There’s a very good reason I got married so young, besides the fact that I was stupidly in love and dazzlingly naive. All this pursuit of sex made me horribly uncomfortable. I’d always had guy friends who were my chums, but the idea that boys would pursue me for anything other than friendship pushed me way out of my comfort zone. Except George, of course. I was happy he pursued me because we were simply meant to be together in the biblical sense. Realizing, however, that I was surrounded by a few hundred horny men in the Mather O Club was more than I could take.
I did attend a few more JOC Nights, but only after I had some decent guy friends to distract me from all the unpleasantness. I’m very good at being oblivious if I need to be. It’s a useful survival skill for military life, and I highly encourage young officers’ wives to cultivate it.
George finished navigator training and the follow-on Electronic Warfare Training and was sent TDY (temporary duty) to Castle AFB in Atwater, California, to learn how to do his job in the B-52. He generally came back to Sacramento on weekends, along with two friends whose wives had also elected to stay in Sacramento like I had.
These two women were not, shall we say, fellow nerds. They thought I was highly weird for having taken a couple of classes at Sacramento Valley State University just for fun. (FYI, I took a course in Medieval Literature and a graduate seminar on Satire in the Age of Swift and Pope…yep, I’m a nerd.) These women defined “fun” as going to JOC night and seemed to enjoy the frat house pong of pheromones and alcoholic vomit. They did encourage me to join them on a spur-of-the-moment surprise trip to Atwater. We dressed provocatively and vamped our husbands, which really was well within my comfort zone because it was all blessed by the sacramental bonds of marriage.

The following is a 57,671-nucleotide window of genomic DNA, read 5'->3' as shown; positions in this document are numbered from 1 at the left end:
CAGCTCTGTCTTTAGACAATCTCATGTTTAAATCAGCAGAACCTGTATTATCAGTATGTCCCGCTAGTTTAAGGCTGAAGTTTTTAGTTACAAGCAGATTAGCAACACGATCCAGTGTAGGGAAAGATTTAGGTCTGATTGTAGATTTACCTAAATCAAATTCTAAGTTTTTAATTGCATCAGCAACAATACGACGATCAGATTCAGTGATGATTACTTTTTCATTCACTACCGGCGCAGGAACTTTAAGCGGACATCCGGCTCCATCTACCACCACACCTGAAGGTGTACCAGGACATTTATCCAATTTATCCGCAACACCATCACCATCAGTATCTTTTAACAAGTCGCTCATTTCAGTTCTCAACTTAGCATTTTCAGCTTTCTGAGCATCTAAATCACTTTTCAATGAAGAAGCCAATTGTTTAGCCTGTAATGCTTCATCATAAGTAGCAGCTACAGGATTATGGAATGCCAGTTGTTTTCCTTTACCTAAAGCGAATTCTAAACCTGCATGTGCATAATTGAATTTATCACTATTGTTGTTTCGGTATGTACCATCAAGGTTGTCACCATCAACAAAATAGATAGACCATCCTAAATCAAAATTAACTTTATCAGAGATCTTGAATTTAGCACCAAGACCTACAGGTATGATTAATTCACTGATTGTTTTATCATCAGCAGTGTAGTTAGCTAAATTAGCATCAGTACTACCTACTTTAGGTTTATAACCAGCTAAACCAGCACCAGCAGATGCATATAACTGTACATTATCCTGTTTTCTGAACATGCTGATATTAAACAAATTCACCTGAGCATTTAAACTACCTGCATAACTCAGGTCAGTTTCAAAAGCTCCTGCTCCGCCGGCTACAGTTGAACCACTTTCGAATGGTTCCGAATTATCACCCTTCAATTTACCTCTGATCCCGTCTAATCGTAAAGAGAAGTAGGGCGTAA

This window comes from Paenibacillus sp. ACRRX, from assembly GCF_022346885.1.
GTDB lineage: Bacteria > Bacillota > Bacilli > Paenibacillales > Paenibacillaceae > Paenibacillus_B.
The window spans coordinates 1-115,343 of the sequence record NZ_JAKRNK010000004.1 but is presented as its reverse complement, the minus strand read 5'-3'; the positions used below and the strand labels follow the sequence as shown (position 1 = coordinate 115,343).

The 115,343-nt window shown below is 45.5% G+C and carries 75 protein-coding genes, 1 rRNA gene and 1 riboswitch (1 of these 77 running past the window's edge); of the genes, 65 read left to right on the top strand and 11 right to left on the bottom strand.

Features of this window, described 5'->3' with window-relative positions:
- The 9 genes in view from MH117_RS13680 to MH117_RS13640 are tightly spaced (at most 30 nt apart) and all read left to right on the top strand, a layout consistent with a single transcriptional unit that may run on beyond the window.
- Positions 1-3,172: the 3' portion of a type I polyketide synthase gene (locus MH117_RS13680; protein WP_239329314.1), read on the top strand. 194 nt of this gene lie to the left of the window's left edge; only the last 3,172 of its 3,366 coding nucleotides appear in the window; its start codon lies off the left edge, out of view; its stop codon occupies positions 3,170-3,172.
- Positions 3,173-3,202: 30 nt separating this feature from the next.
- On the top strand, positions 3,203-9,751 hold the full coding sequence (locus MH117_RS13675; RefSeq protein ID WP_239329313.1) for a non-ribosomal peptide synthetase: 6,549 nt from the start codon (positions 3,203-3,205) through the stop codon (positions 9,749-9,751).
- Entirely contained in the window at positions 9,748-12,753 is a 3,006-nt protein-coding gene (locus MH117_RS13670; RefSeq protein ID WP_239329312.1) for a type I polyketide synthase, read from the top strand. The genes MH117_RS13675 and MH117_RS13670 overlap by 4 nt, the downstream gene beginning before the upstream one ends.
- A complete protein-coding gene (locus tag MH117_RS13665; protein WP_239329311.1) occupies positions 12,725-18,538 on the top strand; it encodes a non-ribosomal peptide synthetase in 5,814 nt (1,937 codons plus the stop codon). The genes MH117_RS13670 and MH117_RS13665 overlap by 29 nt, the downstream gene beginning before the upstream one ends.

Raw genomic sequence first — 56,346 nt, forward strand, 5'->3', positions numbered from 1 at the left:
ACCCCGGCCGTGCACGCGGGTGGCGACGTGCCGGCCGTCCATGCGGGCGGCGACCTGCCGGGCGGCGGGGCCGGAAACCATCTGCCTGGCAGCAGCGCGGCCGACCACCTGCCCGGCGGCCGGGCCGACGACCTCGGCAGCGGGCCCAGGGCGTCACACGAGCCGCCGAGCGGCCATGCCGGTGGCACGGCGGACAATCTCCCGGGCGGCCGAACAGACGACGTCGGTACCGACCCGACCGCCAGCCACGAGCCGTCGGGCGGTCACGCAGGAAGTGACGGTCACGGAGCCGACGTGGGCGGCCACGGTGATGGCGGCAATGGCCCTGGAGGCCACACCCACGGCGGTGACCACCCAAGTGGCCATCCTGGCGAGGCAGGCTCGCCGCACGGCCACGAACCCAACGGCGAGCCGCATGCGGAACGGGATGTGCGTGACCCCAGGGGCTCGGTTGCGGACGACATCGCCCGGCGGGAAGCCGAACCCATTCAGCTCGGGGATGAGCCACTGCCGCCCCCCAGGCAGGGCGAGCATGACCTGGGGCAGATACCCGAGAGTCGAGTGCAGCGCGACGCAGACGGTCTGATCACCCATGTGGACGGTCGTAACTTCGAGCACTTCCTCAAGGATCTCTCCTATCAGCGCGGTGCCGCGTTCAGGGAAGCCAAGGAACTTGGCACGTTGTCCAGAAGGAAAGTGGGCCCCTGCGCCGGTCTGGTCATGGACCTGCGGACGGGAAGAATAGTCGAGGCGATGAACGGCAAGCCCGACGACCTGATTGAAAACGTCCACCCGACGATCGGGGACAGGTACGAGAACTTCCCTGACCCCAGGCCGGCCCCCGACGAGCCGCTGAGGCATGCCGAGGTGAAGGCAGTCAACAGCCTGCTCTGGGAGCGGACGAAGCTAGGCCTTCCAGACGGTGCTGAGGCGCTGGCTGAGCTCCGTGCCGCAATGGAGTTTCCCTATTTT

We had a night out in Sacramento that no amount of obliviousness could get me through. One weekend, we went out with a few other couples to the Stagger Inn in a somewhat seedy part of Sacramento. I did not want to go but was unanimously outvoted. You see, it was lingerie night. All the servers were tarted up in Frederick’s of Hollywood ensembles, serving beers and raking in huge tips with their barely covered, um, tits.
George actually had the temerity to leave me alone at the bar to order his beer and my cola. Some drunken sot twice my age with greasy hair, bad teeth, and beer breath hit on me immediately. Ewww. I tried to act oblivious but he didn’t take the hint. I was forced to engage the enemy: “I’m ordering for my husband, who just went to the restroom.” He replied, “Oh, that’s cool.” He backed away. Far too slowly.
Oh, the depths to which I had sunk!
When George returned from the restroom, I informed him that he owed me big-time—like evening at the ballet big-time—and he wasn’t to leave my side until we were safely out of this God-forsaken hell hole. Fortunately, we didn’t stay long, probably because the guys were feeling a bit weird ogling waitresses in lingerie while their wives looked on. We headed off to someplace less memorable.
Nothing in my sheltered life before marrying the Air Force prepared me for the testosterone, alcohol, or rampant sexuality of it all. I stayed on the fringes, an observer and commenter and designated driver, never a participant, for which George is grateful. Well, I did get drunk once, but we’ll cover that another time. With help from George, a few friends, and the safe, solid morals of my Methodist upbringing, I made it through with my sense of humor and virtue intact.
I honestly can’t regret any of that year, as weird as it was. Besides, because of my experiences at JOC Night and the Stagger Inn, I didn’t bat an eyelash when we found out we’d just missed all the wife-swapping fun when we arrived at our next base.
But that’s another story.